Beall Hall is a great place to hear chamber music and especially to hear very small ensembles: The room is so lively and sensitive it's like sitting inside a giant musical instrument. The air rings like a bell with the slightest touch from the musicians, and last night's string trio made the most of it.
The short opening Haydn trio had great thoughtfulness and just the right amount of whimsy. The musicians gave each section of each movement its own distinct voice, like a series of characters jumping onstage, each with his or her own costume and personality. Violinist Ida Kavafian played with great command, without sacrificing buoyancy and fun.
In the D-major Beethoven, the trio showed audacious rhythmic skill, giving listeners that pleasingly headlong feeling of almost but not quite stretching it too far. This was especially true in the Andante quasi allegretto, where the the musicians maintained a confident pulse while shifting speed within a phrase or even a single bar.
The effect was a little like the fun of being on a thrill ride at the County fair: you know you're safe, so you can just sit back and enjoy the wonderfully delirious momentum.
Somehow, Beethoven can make a violin, a cello and a viola sound like a whole orchestra. The trio's fortissimos in this piece didn't sound like three strings hitting a chord together, but rather like the big, oceanic swells of one of the composer’s symphonies.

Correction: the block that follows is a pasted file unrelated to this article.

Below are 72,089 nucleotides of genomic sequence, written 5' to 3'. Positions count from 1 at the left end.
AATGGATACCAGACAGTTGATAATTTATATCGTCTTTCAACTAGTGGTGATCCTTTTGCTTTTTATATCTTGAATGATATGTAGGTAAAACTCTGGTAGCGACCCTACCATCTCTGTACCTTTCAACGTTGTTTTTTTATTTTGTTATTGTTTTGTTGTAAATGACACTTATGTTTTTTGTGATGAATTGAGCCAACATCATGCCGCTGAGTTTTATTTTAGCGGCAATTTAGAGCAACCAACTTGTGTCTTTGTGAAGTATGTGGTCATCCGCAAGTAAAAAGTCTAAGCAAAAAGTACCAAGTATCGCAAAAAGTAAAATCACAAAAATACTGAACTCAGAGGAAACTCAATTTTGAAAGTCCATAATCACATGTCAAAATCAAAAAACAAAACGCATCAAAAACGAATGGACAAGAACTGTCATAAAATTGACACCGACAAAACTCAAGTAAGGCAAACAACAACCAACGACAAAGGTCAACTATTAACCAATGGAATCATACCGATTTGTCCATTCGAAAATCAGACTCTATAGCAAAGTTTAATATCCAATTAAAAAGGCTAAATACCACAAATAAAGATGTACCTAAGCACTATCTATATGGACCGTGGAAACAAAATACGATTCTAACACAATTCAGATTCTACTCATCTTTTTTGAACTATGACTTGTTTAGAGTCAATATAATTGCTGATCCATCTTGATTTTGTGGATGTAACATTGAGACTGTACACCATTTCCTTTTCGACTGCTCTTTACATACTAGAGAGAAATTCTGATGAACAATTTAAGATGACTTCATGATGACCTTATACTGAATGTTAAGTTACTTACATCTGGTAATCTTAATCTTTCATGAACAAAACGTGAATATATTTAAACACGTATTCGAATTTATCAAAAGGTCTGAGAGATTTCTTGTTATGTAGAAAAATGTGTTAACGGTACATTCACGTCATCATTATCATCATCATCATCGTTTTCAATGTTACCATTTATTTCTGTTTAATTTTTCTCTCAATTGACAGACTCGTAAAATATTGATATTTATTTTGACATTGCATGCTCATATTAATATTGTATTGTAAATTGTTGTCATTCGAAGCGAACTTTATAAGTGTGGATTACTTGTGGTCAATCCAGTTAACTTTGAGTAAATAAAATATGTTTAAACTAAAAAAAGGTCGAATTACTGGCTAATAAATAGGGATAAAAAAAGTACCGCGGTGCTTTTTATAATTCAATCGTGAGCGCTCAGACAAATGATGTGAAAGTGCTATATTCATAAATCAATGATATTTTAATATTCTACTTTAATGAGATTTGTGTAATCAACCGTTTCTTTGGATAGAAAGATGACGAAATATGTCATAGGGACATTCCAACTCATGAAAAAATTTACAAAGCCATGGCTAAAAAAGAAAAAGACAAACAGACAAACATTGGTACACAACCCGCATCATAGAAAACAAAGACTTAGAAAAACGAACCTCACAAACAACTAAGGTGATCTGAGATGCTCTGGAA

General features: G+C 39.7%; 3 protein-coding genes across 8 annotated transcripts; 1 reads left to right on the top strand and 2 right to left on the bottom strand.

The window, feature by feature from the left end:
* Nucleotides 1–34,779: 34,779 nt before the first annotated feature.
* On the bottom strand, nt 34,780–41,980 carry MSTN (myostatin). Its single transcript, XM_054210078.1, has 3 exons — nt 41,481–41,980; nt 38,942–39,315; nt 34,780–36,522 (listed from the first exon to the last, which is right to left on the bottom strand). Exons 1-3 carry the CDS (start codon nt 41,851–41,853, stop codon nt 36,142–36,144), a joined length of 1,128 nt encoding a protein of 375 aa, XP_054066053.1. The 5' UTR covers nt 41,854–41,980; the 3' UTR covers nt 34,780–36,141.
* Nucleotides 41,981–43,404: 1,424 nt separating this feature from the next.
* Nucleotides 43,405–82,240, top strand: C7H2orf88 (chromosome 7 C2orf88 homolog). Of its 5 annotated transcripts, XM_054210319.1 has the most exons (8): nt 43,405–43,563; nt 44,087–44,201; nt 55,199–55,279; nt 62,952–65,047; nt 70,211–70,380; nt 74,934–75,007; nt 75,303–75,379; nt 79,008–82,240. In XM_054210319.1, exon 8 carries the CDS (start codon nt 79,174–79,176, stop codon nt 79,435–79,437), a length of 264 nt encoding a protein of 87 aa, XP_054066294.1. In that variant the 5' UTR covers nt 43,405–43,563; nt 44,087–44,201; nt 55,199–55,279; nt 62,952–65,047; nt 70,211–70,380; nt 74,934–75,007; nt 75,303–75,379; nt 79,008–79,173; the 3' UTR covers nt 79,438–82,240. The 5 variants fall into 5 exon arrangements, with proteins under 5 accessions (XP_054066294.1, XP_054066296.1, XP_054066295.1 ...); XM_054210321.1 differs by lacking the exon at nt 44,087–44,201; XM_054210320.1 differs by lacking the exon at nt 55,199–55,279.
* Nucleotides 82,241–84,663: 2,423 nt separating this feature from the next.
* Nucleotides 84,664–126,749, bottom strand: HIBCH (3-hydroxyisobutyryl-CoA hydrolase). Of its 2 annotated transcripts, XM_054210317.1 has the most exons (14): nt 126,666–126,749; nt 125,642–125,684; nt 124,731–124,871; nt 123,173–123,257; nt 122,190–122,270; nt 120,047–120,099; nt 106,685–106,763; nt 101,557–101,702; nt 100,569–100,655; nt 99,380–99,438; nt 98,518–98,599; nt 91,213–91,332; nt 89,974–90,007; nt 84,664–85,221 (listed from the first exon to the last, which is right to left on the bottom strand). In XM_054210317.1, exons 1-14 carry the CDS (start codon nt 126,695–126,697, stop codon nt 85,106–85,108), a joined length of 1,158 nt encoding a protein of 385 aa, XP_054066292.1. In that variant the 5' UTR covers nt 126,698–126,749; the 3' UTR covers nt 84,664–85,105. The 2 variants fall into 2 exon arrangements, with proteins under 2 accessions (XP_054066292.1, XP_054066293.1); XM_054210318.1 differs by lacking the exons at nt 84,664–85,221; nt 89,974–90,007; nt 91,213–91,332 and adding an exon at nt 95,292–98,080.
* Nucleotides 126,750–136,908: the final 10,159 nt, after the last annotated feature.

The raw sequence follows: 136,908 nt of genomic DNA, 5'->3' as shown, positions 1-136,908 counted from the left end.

The six-movement Mozart Divertimento that made up the second half of the concert gave many opportunities to hear each instrument shine on its own, as delicious Mozart melodies bounced from one to another. What a treat to hear Peter Wiley, cellist of the Guarneri String Quartet, here in Eugene. He played with a mesmerising, silky tone and hypnotic composure. And violist Steven Tenenbom--especially in the Allegro--seized the audience’s attention with his playing, completely free while completely assured, delightfully filling the hall with music.
Accenting the Divertimento, a less-enthralled patron in front of us decided to contribute to the performance by taking out her glowing smartphone, and plainly scrolling through Facebook, Twitter, rearranging her personal contacts, and sending a few emails, as the music played. (A thought: Would Mozart have written anything if there'd been Snapchat or Vine in the 1700's? Would we have his oeuvre of miraculous work if he’d had access to an endless supply of distracting baby panda videos? Discuss.)
After finishing with her mid-concert online foray, the audience member pulled out her checkbook, and during the softest, most achingly beautiful part of the andante, made a big show of writing a check -- even accounting for it in her checkbook ledger.
I know they wouldn't accept it, but... let’s hope it was a tip for the musicians.